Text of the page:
Think of the matters of poverty and wealth and the accompanying ailments of hunger and homelessness, domestic violence and addiction.  There’s something missing.

When we begin to devolve into the polarities of whatever viewpoint we most cherish or at least most find reassuring, there is something missing.  Or rather, there is someone missing. 

We are.

By the grace of God, we are called into the resurrection life and that means doing the work of redemption and reconciliation now. 

Did you know that you are part of the resurrection work of Jesus Christ?

I love a story that Tony Campolo tells about a student of his, Bryan Stevenson, who graduated top of his class from the university where Campolo taught and went on to Harvard Law and clerked for a federal judge – Campolo asks, Do you have any idea how much money this fellow could be making?  A quarter-million dollars a year, he hypothesized, and this was years ago.

But then he says, “instead, he’s living in a one-room apartment in Montgomery, Alabama.  And every morning, Bryan Stevenson gets up and goes down to the jailhouse and defends poor people, especially those who are on Death Row… he says, ‘There are two kinds of law: one for the rich and powerful – they get lawyers that get them off. There’s another kind of law for the poor and the oppressed, and the poor go down the tubes, Tony.  Because the poor have no one to speak for them.’  And the he smiled and said, ‘Except in Montgomery, Alabama, because in Montgomery, Alabama, Tony, I speak for the poor…’ And he said, ‘Tony, I’m good.  I’m really good.’”

And Campolo concludes, “Bryan, you don’t know how good you are.  You didn’t let them kill the dream.  You didn’t let them stifle the vision.”2

Do you know that you are part of the resurrection work of God?

God has a dream and a vision of creation that the resurrection realizes: that we can be reconciled to God and reconciled to each other – we can be the way God created us to be!  When you whisper the phrase, “he is risen, indeed,” you say the first words of reconciliation that lead to the coming of the kingdom of God.  Did you know you’re doing that?

There are so many ways that we are called on by God to practice resurrection, and there are so many ways that God’s dream of reconciliation can yet be stifled. 

The cynicism of believing that we can’t do a damn thing about it is the worst of all.

I suspect that we think that practicing resurrection, living reconciliation has to be tombs cracked open and bodies raised from the dead, and for God, it is. 

But for us, the simplest act, by the grace of God, is turned into the clay from which God is still fashioning a redeemed creation. 

When I graduated college, before I went to seminary, I had the opportunity to go to Russia right after the fall of communism.  The country was a wreck.  We weren’t so very far from thinking of ourselves as enemies either.  What a difference twenty years makes – we’re just about back where we started. 

Our passports were confiscated and not released until we paid a bribe, I think – I didn’t ask questions I didn’t want to know the answer to.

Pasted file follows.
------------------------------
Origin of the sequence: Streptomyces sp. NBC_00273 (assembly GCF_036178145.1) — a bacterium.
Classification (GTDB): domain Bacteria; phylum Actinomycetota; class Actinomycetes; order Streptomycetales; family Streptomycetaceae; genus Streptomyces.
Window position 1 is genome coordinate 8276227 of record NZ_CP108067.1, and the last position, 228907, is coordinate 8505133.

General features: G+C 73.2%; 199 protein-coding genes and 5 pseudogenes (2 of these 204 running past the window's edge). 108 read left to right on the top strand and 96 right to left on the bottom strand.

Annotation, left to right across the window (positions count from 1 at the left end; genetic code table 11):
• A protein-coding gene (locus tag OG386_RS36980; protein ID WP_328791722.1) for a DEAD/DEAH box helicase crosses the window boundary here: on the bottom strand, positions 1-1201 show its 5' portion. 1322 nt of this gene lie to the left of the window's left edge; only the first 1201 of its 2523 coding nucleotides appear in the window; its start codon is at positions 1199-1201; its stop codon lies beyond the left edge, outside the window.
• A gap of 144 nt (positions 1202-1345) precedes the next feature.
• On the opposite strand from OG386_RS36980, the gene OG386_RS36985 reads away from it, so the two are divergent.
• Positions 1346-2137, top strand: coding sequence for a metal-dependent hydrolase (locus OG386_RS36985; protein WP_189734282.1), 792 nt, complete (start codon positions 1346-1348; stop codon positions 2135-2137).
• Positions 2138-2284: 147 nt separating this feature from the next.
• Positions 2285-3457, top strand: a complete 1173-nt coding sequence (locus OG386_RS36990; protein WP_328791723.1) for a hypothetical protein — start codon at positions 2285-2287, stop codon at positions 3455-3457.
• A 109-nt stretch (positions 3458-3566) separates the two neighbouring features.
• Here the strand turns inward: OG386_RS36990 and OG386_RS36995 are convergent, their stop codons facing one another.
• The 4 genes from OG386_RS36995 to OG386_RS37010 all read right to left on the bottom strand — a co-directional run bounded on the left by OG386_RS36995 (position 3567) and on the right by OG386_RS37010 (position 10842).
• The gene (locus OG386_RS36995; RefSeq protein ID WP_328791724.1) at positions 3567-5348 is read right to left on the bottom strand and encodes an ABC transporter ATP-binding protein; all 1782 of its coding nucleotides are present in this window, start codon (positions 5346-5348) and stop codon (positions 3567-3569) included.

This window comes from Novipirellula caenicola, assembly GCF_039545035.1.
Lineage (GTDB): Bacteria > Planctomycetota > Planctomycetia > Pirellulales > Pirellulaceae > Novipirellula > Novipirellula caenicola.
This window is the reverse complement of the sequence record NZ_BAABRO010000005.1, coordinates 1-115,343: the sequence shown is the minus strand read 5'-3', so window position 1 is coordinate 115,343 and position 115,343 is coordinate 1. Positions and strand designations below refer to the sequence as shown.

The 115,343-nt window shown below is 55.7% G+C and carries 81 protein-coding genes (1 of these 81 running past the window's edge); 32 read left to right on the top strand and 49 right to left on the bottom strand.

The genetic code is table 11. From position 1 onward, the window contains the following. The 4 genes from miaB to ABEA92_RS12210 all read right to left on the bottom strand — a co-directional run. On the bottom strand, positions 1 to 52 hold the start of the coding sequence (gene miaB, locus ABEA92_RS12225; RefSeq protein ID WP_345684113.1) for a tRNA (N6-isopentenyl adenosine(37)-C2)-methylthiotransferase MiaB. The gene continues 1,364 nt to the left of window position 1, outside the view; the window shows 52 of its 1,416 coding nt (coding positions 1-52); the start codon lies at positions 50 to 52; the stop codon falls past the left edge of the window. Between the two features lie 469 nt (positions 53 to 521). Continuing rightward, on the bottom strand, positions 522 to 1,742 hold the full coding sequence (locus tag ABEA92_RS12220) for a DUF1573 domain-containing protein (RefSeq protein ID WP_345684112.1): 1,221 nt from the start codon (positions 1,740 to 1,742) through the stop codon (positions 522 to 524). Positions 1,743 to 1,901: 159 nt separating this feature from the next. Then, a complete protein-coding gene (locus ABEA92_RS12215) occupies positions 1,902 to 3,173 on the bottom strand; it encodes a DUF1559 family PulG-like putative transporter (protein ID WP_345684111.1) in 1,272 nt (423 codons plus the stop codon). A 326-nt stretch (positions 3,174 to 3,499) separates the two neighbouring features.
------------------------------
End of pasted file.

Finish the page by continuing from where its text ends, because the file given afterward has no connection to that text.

And we were a little scared of the Russians, the mafia and so forth, and I wonder if they felt a little the same toward us.  Again, everything old is new again. 

But when we got out into the countryside, after a few days, our hosts took us out behind the school where we would be working – the sun was setting, there was a bonfire, there were birch trees and a stream, and they brought out some heavily fortified fruit wine – I’m not sure it wasn’t babushka’s homemade special – and some chocolates and we sat around the fire and they started singing old Russian folk songs.  There we were in the middle of the birch trees singing songs to each other.   

When we are united in the risen Christ, the shortest distance between two people is probably the distance it takes to pass a box  of chocolates and a bottle of bad wine. 

The late Fred Craddock tells the story of traveling in the old GDR and sharing a train car with a woman who spoke no English and he spoke no German and she peeled and orange and handed him half, and he broke his train-station sandwich and handed her half and he said, that’s the shortest distance between two people, across a table. 

What’s the distance between Atlanta and Missouri?  What’s the distance between Atlanta and Indiana, or New York?  What’s the distance between Atlanta and Kenya?

It’s just across that table. 

And it isn’t just this table across which the grace of God flows… it’s every table where the love of Christ is allowed in.  It’s any old table where you or I remember, he is risen, and our cynicism flies away.  It is any old table where we remember, he is risen, and tension between two people can ratchet down long enough for us to be children of God to one another again.

Sure, it’s a naïve, simplistic, do-gooder, Pollyanna-ish way to see the world. 

But don’t you want in on that?  Don’t you want to let go of the brokenness?  Don’t you want to let go of the tension?  Don’t you want to let go of the relentless need to be perfect?

By the grace of God, you can.

By the grace of God, we are all reconciled.

By the grace of God, we are all redeemed. 

By the grace of God, we are all joined to the work of Christ’s reconciliation begun with those simplest words, “He is risen.”

In the name of the Father, and of the Son, and of the Holy Ghost, Amen. 


1 http://www.azlyrics.com/lyrics/leonardcohen/comehealing.html

2 Tony Campolo, Children of the Kingdom in Sermons from Duke Chapel, Willimon, ed.  (Duke: Durham, 2003) pp301-302

Last Published: April 14, 2015 8:05 PM